Saturday, August 7, 2010

Miss Muffett

We often get mail for the guy who lives at the same street number as us, but one block over. I've never met him but have serious doubts about his judgment. The guy subscribes to The Economist for crying out loud, so there must be something the matter with him. Any time I've tried to read that publication I find myself falling asleep in a pile of drool, face down on a picture of Silvo Berlusconi. I know Madison is full of pointy-headed intellectuals who read publications that make The New Yorker look like Ranger Rick, but reading The Economist extends into pathology. The only known cure is having the mailman deliver your edition to the wrong house a block away.

Right, so I'm feeling a bit defensive about admitting to having a National Geographic gift catalog in the house. I swear, it was addressed to Mr. Reads-the-Economist and misdelivered to us. I do love museum gift catalogs, though -- I like looking at the picture of the Nepalese Travel Jacket and thinking how I would look stepping off the plane in Katmandu, mentally skipping over the fact that the most exotic place I would likely wear the jacket would be the gyro place on State Street. I think the last time somebody Greek worked or even set foot in that place was in the mid 1990s but dang, they make a good gyro, although I might stay away because I don't want to get tzatziki sauce on my good Nepalese jacket. (As an aside -- as if this whole thing weren't an aside -- I know how to spell tzatziki because I used to wait tables at a different Greek restaurant that did not serve gyros but did serve a cheese appetizer that wait staff flamed at the table. I had perpetually singed eyebrows for all of 1997. Opa!)

Idly flipping through the pages of the National Geographic gift catalog that was MISDELIVERED TO OUR HOUSE, I found a remote-controlled tarantula for sale for $49. I like the way the product description emphasizes the educational aspect of this product, as if this tarantula weren't made for one and only one purpose: to scare your sister. But this is not just any remote-controlled tarantula. No, this remote-controlled tarantula is award-winning, as the catalog proclaims. Proclaims it twice, in case you missed it the first time. Just your ordinary every day remote-controlled tarantula would be worth $30, maaaaaybe $35, but this tarantula is award-winning. Only short-sighted skinflints buy cheap remote-controlled tarantulas, because everybody knows they won't last. You get what you pay for in remote-controlled tarantulas, that's for sure. I checked the reviews on for those low-class remote-controlled tarantulas, and one person complained that the "nasty plastic hair" on the cheap tarantula "smelled toxic," and another noted that the motor on the tarantula was too loud and thus fooled nobody. See? I bet those suckers are ruing the day they bought the Kia of remote-controlled tarantulas instead of the Caddy.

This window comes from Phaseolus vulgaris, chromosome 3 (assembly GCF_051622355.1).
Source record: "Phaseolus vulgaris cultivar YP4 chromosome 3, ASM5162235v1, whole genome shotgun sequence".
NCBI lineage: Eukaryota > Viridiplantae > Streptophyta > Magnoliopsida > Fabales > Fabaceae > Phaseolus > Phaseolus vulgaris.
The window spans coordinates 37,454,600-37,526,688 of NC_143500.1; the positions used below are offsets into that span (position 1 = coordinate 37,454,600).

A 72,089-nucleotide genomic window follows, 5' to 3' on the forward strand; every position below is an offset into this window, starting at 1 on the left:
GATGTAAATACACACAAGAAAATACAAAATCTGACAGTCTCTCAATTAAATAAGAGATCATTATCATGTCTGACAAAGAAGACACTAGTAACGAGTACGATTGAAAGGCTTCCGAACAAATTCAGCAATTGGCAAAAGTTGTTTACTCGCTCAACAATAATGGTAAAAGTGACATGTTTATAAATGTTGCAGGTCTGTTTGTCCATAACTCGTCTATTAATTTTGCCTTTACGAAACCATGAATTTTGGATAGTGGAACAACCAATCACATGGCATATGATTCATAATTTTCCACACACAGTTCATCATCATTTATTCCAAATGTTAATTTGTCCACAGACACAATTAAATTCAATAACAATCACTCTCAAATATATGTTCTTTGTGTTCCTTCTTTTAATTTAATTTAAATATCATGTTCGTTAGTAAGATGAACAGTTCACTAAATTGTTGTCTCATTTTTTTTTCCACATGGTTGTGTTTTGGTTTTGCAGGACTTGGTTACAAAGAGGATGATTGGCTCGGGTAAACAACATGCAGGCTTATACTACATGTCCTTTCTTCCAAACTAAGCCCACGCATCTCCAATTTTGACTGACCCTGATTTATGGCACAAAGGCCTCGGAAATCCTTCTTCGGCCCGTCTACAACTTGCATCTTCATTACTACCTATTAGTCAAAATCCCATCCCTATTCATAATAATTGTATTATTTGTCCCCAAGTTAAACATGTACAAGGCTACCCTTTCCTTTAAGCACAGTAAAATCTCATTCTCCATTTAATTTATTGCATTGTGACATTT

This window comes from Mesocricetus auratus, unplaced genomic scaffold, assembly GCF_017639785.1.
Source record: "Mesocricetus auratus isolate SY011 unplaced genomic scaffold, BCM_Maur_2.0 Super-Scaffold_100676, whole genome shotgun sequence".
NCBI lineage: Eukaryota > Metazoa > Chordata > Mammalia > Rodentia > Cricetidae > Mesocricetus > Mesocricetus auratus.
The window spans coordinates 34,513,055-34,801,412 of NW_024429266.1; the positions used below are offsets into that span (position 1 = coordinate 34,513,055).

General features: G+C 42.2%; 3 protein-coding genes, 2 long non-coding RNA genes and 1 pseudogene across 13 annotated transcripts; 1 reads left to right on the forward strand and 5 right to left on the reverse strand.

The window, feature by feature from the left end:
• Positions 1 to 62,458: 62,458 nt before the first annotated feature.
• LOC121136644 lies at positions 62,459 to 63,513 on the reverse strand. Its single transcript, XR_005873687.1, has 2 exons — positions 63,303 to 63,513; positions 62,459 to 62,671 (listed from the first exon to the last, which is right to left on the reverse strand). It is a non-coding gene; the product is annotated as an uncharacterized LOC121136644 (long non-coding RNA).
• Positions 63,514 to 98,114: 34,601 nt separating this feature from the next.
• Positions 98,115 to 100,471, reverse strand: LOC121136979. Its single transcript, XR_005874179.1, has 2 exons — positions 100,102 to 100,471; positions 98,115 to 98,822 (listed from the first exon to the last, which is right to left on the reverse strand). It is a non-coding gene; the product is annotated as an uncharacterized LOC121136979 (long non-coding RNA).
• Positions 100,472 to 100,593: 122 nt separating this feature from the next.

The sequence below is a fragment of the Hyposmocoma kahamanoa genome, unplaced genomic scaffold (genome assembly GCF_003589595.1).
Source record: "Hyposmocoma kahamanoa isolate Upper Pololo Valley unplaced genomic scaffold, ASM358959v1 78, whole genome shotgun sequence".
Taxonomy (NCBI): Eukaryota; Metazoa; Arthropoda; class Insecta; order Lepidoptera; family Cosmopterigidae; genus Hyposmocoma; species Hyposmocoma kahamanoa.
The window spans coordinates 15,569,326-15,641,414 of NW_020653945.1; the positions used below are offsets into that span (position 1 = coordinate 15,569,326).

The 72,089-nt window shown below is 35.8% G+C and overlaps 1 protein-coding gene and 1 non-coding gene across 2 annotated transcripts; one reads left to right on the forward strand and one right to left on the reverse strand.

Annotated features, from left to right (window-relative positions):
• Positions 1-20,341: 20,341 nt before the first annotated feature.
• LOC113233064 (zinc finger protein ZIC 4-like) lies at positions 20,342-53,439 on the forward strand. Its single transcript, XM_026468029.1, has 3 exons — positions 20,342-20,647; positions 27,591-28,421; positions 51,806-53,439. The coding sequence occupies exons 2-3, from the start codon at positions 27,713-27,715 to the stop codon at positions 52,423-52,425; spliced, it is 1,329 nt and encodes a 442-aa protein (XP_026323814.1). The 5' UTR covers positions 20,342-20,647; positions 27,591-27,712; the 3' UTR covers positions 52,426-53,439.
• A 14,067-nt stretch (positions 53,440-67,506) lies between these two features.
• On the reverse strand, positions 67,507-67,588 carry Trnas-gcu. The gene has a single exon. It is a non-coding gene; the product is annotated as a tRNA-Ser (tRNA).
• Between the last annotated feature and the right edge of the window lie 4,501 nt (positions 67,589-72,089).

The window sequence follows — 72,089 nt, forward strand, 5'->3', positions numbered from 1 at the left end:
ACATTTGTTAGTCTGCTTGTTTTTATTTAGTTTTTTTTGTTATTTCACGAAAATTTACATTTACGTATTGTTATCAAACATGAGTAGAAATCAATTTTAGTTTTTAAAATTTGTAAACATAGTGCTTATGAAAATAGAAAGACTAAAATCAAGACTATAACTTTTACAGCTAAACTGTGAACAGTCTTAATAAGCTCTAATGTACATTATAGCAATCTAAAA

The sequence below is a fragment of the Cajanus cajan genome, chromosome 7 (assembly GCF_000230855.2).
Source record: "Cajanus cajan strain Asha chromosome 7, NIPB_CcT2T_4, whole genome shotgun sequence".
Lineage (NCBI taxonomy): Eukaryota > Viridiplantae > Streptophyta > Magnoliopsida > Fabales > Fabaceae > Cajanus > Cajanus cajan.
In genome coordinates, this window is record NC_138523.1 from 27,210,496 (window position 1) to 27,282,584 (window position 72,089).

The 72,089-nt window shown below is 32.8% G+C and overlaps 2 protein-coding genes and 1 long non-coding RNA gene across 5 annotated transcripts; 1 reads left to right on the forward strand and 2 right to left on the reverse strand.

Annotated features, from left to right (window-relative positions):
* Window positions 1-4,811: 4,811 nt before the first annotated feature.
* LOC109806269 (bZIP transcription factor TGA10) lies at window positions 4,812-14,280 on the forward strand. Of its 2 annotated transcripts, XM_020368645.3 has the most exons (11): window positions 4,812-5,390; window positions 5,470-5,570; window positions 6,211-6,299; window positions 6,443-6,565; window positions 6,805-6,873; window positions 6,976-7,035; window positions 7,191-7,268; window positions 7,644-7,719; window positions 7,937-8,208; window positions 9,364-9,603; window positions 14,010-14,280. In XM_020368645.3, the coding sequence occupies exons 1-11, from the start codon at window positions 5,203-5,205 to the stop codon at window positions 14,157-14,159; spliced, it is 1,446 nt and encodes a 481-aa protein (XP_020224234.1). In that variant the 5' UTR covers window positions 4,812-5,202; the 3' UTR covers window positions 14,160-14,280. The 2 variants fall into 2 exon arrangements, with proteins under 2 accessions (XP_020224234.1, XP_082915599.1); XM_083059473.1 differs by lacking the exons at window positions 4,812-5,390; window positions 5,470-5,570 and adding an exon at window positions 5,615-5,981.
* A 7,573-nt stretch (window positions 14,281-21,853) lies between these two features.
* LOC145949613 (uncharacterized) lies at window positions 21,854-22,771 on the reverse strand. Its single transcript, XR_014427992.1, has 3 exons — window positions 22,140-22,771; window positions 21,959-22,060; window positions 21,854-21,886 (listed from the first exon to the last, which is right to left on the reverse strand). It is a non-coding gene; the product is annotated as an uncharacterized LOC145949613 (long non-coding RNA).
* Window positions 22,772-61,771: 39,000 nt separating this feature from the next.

Real tarantulas only cost about $25, but I never heard of any real tarantulas winning any awards. God only knows what their hair smells like.

I would also like to know who gives out this award. The National Association of Creepy Toy Manufacturers?  The Royal Swedish Academy of Sciences? The Coalition for Natural-Smelling Tarantula Hair? Please, just let it not be Ranger Rick.

1 comment:

  1. Hilarious! I have to admit that I've considered subscribing to the Economist, not to read, but to have on the coffee table to beef up my intelectual street cred.